Wednesday, March 02, 2005

Preserving Democracy

The Fight Continues and The People Have the Power

by John Conyers Jr.

As a veteran of struggles for civil rights legislation for the last four decades, I know that the legislative process is always very slow, especially when it comes to passing a law of any import, especially when it comes to doing it right. In this political climate, where Republicans control the House, Senate and the White House, the outlook is murky for election reform legislation to pass. I am also concerned that in a Republican congress, election reform legislation could become a trojan horse for schemes to take away the voting rights of Americans. Indeed, Senate Republicans have already sent the clear signal that they will do just that they will do just that.

I continue to press for my election reform bill, the Voter Act, and receive valuable input about it. At the same time, one has to wonder whether a political party, the one that controls the federal government for now, that has benefited so much from the current disrepair of our election systems and civil rights laws, is really interested in fixing it.

It is also unfortunate that, as is frequently the case in politics, the issue of election reform has become a bit diffuse as lawmakers push for their own competing and complimentary bills. The periods and commas in every bill are of vital importance when a bill actually moves through the legislative process. But, for a bill to move at all, we must have unity of purpose.

Where does that leave us? Do we have to settle for another questionable election where many of us doubt that the official results reflect the true will of the voters?

No. Not if the political movement that brought about the challenge to Ohio's electors has anything to say about it. The activists over at VelvetRevolution want action now in their "Divestiture for Democracy" campaign. Today, I am formally endorsing this campaign and have sent letters to every single voting machine company asking for their support of this effort.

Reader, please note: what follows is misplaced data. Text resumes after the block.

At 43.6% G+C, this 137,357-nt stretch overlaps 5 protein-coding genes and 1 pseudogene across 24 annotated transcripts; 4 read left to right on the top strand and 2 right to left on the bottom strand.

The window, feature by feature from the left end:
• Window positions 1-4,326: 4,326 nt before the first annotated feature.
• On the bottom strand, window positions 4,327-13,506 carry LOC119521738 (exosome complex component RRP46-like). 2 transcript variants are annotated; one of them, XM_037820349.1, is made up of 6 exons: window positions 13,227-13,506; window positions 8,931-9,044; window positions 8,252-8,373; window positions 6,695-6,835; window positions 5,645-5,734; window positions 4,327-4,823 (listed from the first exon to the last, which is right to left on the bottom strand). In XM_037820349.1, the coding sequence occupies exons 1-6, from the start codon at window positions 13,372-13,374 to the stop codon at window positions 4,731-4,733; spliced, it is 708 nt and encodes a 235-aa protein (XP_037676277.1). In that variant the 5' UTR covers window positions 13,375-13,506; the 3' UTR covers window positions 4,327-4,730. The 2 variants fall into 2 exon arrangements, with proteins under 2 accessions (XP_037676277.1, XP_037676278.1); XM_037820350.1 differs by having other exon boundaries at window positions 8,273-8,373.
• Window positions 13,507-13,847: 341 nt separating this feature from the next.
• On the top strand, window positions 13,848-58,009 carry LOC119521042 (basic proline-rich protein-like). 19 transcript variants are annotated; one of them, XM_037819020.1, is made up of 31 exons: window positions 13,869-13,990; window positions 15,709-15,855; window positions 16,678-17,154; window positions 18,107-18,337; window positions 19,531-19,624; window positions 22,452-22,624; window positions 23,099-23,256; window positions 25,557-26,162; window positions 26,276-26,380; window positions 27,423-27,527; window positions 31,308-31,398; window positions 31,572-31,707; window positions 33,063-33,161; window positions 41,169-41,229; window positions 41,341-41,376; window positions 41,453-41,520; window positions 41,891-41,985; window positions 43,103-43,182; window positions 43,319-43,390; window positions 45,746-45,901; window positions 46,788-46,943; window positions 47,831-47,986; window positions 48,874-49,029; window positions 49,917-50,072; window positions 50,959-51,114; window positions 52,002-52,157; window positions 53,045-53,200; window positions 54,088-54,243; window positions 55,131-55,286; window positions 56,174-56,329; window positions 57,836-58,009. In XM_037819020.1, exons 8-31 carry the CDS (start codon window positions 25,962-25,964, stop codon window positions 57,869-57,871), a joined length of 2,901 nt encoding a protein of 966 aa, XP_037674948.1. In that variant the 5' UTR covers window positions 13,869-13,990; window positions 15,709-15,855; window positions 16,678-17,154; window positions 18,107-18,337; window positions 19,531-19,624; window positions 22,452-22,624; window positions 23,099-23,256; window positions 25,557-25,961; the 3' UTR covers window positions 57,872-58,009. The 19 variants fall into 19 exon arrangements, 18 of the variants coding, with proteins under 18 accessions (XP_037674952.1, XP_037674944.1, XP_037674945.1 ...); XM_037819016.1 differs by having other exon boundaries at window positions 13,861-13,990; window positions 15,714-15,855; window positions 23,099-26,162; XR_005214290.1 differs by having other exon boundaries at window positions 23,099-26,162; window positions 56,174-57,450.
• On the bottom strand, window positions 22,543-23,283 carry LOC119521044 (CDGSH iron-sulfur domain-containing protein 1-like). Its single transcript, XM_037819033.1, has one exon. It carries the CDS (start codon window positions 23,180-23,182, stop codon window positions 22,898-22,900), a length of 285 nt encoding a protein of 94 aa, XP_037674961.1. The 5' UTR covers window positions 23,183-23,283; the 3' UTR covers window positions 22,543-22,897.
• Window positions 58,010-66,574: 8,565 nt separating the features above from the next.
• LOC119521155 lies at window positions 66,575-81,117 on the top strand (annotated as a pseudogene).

The idea behind this campaign is to urge the voting machine companies, recipients of large sums of our tax dollars, to do the right thing -- voter verified paper ballots on every voting machine, open source code, and refraining from partisan political activity. I hope they do.

But what if they don't? As they say, there is an easy way and a hard way. If a voting machine company refuses to take these fundamental steps, it is my position and the position of the divestiture campaign that they should not receive another dime of public money.

Just as it was with the Ohio challenge, this will be a citizens movement. We will take this fight to the Congress, to the States, to State Ballot Initiatives, and to the voting machine companies. Collectively, I have no doubt that in the end we will prevail.

The following is the text of the letter I have sent to every major voting machine company (including Advanced Voting Solutions, Danaher-Guardian Voting Systems, Diebold, ES&S, HartInterCivic, MicroVote, Sequoia, Triad and Unilect):

"Dear [CEO of Voting Machine Company]:

I have introduced legislation to require electoral reform in order to make our elections the model for the free world. Specifically, my bill seeks to require voter verified paper ballots for all votes cast (coupled with at least one machine that provides an extra layer of verification, in addition to a mandatory paper ballot, for the disabled), open source code, no partisan involvement in elections by CEOs, uniform standards throughout the country, manual audit of ballots, and other provisions dealing with registration and provisional and absentee ballots. Similar bills have been introduced by both Senators and Representatives from both parties reflecting broad support for these changes.